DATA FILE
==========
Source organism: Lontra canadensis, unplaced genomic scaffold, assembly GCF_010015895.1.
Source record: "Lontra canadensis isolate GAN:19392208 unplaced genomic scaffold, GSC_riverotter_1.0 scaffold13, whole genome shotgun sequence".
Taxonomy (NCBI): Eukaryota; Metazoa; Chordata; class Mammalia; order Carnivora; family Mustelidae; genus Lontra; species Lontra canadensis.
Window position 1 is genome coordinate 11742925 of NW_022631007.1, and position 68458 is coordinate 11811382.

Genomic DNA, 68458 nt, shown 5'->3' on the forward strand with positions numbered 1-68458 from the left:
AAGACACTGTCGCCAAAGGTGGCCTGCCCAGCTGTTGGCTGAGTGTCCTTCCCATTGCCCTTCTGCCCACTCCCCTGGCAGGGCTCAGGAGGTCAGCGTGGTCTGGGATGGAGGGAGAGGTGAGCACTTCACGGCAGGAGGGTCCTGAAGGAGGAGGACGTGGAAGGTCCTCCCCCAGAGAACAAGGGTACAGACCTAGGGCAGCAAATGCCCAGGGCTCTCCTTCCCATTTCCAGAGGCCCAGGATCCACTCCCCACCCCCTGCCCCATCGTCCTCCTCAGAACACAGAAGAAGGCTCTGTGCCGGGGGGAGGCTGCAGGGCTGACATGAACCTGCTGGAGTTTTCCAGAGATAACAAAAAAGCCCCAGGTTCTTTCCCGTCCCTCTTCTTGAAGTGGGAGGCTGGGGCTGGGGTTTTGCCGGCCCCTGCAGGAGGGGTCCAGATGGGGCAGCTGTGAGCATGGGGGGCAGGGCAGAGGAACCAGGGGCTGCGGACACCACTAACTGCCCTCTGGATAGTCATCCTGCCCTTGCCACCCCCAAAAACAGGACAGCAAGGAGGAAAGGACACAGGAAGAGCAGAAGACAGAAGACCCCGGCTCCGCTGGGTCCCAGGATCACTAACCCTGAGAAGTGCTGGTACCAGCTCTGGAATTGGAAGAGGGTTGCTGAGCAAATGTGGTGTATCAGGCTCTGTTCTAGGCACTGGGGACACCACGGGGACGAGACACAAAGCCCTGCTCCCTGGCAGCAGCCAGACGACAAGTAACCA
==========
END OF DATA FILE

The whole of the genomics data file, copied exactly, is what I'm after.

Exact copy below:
Source organism: Lontra canadensis, unplaced genomic scaffold, assembly GCF_010015895.1.
Source record: "Lontra canadensis isolate GAN:19392208 unplaced genomic scaffold, GSC_riverotter_1.0 scaffold13, whole genome shotgun sequence".
Taxonomy (NCBI): Eukaryota; Metazoa; Chordata; class Mammalia; order Carnivora; family Mustelidae; genus Lontra; species Lontra canadensis.
Window position 1 is genome coordinate 11742925 of NW_022631007.1, and position 68458 is coordinate 11811382.

Genomic DNA, 68458 nt, shown 5'->3' on the forward strand with positions numbered 1-68458 from the left:
AAGACACTGTCGCCAAAGGTGGCCTGCCCAGCTGTTGGCTGAGTGTCCTTCCCATTGCCCTTCTGCCCACTCCCCTGGCAGGGCTCAGGAGGTCAGCGTGGTCTGGGATGGAGGGAGAGGTGAGCACTTCACGGCAGGAGGGTCCTGAAGGAGGAGGACGTGGAAGGTCCTCCCCCAGAGAACAAGGGTACAGACCTAGGGCAGCAAATGCCCAGGGCTCTCCTTCCCATTTCCAGAGGCCCAGGATCCACTCCCCACCCCCTGCCCCATCGTCCTCCTCAGAACACAGAAGAAGGCTCTGTGCCGGGGGGAGGCTGCAGGGCTGACATGAACCTGCTGGAGTTTTCCAGAGATAACAAAAAAGCCCCAGGTTCTTTCCCGTCCCTCTTCTTGAAGTGGGAGGCTGGGGCTGGGGTTTTGCCGGCCCCTGCAGGAGGGGTCCAGATGGGGCAGCTGTGAGCATGGGGGGCAGGGCAGAGGAACCAGGGGCTGCGGACACCACTAACTGCCCTCTGGATAGTCATCCTGCCCTTGCCACCCCCAAAAACAGGACAGCAAGGAGGAAAGGACACAGGAAGAGCAGAAGACAGAAGACCCCGGCTCCGCTGGGTCCCAGGATCACTAACCCTGAGAAGTGCTGGTACCAGCTCTGGAATTGGAAGAGGGTTGCTGAGCAAATGTGGTGTATCAGGCTCTGTTCTAGGCACTGGGGACACCACGGGGACGAGACACAAAGCCCTGCTCCCTGGCAGCAGCCAGACGACAAGTAACCA